In advance of Burnt Sugar’s return to Minneapolis this spring, Tate put together an extensive rundown of his most important moments of 2013. He begins by recognizing the loss of Lawrence D. “Butch” Morris, proceeds to show he is just as—if not more—involved in the music scene as he was in 1985, and ends by looking to the future of social justice through the Dream Defenders. Burnt Sugar—The Arkestra Chamber Any World That I’m Welcome To: The Steely Dan Conductions Saturday, April 26, 8 pm William and Nadine McGuire Theater, Walker Art Center $25 ($22 Walker members) Tickets: 612-375-7600 Burnt Sugar, the 19-member Afrocentric jazz/funk collective, lays claim to and subverts the Steely Dan songbook in a program curated and conducted by guitar hero Vernon Reid (Living Color). Of the wildly diverse palette and players in the New York ensemble, Arkestra leader Greg Tate says, “Burnt Sugar

got the nerve to claim Sly Stone, Morton Feldman, Billie Holiday, Jimi Hendrix, and Jean Luc Ponty as progenitors. Our player-ranks include known Irish fiddlers, AACM refugees, Afro-punk rejects, unrepentant be-boppers, feminist rappers, jitterbugging doo-woppers, frankly loud funk-a-teers, and rodeo stars of the digital divide.” Look for heady and deeply funky remakes of Steely Dan classics such as “Pretzel Logic,” “Haitian Divorce,” “Any Major Dude,” “Black Cow,” “Kid Charlemagne,” and others. _______________________

1. R.I.P. Lawrence D. “Butch” Morris: The sudden blindside passing of our friend, mentor, artistic conscience, Lawrence D. “Butch” Morris on January 29, one year ago tomorrow.

3. Free Form Funky Freqs in France: The Free Form Funky Freqs is a completely improvisational trio comprised of Vernon Reid, Jamaaladeen Tacuma, and Grant Calvin Weston. Their unbridled and indefatiguable performance in Paris last February at the Sons d’hiver Festival was dedicated to the memory of Butch and the late guitarist Jef Lee Johnson. I ain’t mad at Burnt Sugar’s two Conductions for the festival either — our live scoring of Oscar Micheaux’s 1925 film Body and Soul, starring Paul Robeson, and “Any World That I’m Welcome To—Burnt Sugar Freaks The Steel Dan Songbooks Most Racially Provocative Under The Direction of Maestro Vernon Reid.” Photo courtesy Sons d’hiver Festival

2. Morris Tribute: The remarkably moving tribute to Butch held at the Angel Orensanz Foundation on February 7, which included testimonials from David Murray, Henry Threadgill, and William Parker. Photo: John Taggart, courtesy the Wall Street Journal 4. Marc Cary and Go-Go: Marc Cary’s two night celebration of Abbey Lincoln at Harlem Stage. Cary’s cocreation with the Burnt Sugar Arkestra of The Upper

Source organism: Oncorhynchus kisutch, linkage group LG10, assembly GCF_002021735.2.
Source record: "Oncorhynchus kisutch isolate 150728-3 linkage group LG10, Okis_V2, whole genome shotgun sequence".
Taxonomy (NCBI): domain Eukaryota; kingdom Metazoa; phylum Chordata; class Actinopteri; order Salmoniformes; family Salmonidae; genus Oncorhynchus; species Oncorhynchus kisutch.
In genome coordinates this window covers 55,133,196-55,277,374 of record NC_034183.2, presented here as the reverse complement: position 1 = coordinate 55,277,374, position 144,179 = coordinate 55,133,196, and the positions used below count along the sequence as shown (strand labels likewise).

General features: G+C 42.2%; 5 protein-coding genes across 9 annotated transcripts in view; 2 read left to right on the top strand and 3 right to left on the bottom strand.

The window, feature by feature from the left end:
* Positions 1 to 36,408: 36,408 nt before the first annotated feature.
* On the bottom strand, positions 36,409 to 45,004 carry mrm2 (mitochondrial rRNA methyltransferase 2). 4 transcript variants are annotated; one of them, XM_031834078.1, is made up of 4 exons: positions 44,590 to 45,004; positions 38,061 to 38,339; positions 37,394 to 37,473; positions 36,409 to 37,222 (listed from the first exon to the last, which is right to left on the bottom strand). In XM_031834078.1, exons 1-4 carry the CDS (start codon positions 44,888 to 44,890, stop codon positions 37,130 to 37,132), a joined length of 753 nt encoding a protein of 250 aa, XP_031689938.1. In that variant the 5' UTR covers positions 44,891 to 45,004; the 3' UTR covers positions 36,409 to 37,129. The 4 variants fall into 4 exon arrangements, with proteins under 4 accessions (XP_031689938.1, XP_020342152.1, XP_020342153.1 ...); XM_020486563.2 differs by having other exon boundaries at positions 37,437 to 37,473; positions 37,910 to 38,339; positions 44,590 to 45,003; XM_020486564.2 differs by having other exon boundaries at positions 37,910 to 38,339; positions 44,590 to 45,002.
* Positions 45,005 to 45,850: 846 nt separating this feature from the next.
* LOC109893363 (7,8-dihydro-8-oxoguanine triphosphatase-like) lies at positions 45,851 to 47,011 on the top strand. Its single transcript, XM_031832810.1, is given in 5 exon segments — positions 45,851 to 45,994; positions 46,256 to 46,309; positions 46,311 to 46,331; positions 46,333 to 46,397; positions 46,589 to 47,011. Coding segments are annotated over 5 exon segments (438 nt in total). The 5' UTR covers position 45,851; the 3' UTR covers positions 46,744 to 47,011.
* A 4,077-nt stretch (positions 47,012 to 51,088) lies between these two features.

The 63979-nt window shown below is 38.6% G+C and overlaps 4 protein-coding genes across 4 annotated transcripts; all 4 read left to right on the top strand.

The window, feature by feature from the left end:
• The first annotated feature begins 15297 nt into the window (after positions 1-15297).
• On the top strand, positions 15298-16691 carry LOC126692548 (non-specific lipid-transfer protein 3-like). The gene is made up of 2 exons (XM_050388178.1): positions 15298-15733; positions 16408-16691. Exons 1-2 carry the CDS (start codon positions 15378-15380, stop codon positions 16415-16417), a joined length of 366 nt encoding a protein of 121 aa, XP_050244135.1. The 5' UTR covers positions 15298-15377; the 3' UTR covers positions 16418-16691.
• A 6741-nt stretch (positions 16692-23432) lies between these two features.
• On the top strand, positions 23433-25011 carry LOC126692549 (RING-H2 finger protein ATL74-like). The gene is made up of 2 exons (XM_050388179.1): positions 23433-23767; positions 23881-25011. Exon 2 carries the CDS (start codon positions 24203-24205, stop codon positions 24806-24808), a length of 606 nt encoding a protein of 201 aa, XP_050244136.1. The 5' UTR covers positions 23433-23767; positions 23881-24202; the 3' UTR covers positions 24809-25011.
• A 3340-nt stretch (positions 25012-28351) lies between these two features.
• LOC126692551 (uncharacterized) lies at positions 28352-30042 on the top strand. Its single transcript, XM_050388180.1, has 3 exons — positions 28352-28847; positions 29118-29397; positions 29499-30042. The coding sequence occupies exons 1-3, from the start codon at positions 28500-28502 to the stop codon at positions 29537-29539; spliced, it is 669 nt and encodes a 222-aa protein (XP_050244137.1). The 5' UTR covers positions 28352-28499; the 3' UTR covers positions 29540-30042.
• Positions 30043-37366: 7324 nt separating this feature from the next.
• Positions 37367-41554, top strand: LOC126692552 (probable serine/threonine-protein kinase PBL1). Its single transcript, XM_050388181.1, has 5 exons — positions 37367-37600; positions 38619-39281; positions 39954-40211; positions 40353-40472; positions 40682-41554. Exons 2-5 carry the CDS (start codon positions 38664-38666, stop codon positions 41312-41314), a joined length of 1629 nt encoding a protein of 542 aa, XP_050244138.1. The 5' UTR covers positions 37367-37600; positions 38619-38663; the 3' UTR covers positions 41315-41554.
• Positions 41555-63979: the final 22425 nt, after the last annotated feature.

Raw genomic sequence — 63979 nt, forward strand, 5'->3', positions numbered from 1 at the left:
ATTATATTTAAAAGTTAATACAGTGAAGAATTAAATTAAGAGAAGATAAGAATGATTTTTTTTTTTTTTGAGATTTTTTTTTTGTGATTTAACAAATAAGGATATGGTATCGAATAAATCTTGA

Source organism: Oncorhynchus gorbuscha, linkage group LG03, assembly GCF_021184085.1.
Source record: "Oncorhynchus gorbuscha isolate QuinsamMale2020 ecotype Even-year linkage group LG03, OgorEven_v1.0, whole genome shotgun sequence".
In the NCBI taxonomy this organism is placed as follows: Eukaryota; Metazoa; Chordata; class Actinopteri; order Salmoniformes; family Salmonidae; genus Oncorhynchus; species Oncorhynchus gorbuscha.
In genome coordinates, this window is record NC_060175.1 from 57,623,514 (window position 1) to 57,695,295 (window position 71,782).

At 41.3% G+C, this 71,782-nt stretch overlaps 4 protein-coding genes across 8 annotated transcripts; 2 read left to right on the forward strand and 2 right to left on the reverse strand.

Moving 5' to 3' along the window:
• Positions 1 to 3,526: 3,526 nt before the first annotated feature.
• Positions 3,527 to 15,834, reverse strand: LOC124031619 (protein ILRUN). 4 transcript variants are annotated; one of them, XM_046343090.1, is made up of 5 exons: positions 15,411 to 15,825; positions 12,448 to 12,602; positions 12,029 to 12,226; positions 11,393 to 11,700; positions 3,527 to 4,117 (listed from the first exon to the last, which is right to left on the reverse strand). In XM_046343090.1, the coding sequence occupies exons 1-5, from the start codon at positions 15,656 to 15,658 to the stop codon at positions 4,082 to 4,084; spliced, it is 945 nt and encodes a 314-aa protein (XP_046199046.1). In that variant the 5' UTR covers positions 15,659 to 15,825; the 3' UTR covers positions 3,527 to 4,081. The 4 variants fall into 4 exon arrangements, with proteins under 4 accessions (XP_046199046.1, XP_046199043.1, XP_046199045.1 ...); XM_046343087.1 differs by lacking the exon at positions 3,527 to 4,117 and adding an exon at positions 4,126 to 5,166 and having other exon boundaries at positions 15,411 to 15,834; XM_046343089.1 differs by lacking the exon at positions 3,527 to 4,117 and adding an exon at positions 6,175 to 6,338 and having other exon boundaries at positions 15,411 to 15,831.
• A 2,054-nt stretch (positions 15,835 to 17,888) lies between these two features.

Anacostia Lower Gold Coast Symphonic with DC Go-Go masters Kenny Kwick, D. Floyd, and Go-Go Mickey and poet Thomas Sayers Ellis for two performances at Lincoln Center Atrium and The Kennedy Center Millennium Stage. We were later told that was the first time Go-Go had been performed in the halls of the Kennedy Center, though Chuck Brown had once been allowed to play out on the mall. Leadbelly nailed my hometown perfectly when he sang, “It’s a bourgeois town,” as did George Clinton when he declared ”God Bless Chocolate City and Its Vanilla Suburbs” — even if those suburbs are way more chocolate now than in 1976 and nobody would have ever predicted a mo’ vanilla Anacostia back in the day.

5. Vijay Iyer Trio: Hearing the Vijay Iyer Trio perform an expansive set in Berlin at The Coltrane Club on the day that George Zimmerman was acquitted of the murder of Trayvon Martin. Truly a balm in Gilead for a brother who felt ready to implement Def Con 3. The Harlen Stage premiere of Vijay and Mike Ladd’s third music theatre collab, Holding It Down: The Veterans’ Dreams Project, was also a highlight of the year. Photo Jimmy Katz 6. Cécile McLorin Salvant: Hearing the stunning voice of Cécile McLorin Salvant for the first time at the home of Margaret and Quincy Troupe, taking special note of her extra sick suspense-filled, pungent,

Photo: Nisha Sondhe

Page 6 • February 10 - February 16, 2014 • Aesthetically Speaking

bassist Mimi Jones, vocalist Sarah Elizabeth Charles, and pianist Courtney Bryan which performs music by all women composers including Alice Coltrane, Nina Simone, and Betty Carter.

and effervescent phrasing on Jitterbug Waltz and Nobody. Photo: JP Dodel Photography

7. Gregory Porter in Blood on the Fields: Gregory Porter turning out the revival of Wynton Marsalis opera Blood on the Fields down at Jazz At Lincoln Center. Shook that hall and those tunes like they’d both been made for him to own. Photo: Richard Perry, courtesy The New York Times

8. HER at Zinc Bar: The debut performance of the allfemale collective HER at Zinc Bar — an ensemble made of drummer Kim Thompson, harpist Brandee Younger,

9. Courtney Bryan: The very emergent pianist and composer Courtney Bryan, now completing a PhD at Columbia, also debuted a symphonic work at the university alongside fellow orchestra writing compatriot and M-Base alum Andy Milne. Bryan’s gig at the Blue Note with drummer Kim Thompson featuring works for drums and piano and tape loops was a mutha too — especially hearing her accompany snippets of chestnuts by Nat King Cole, Barbara Streisand, and Michael Jackson. Photo courtesy Columbia University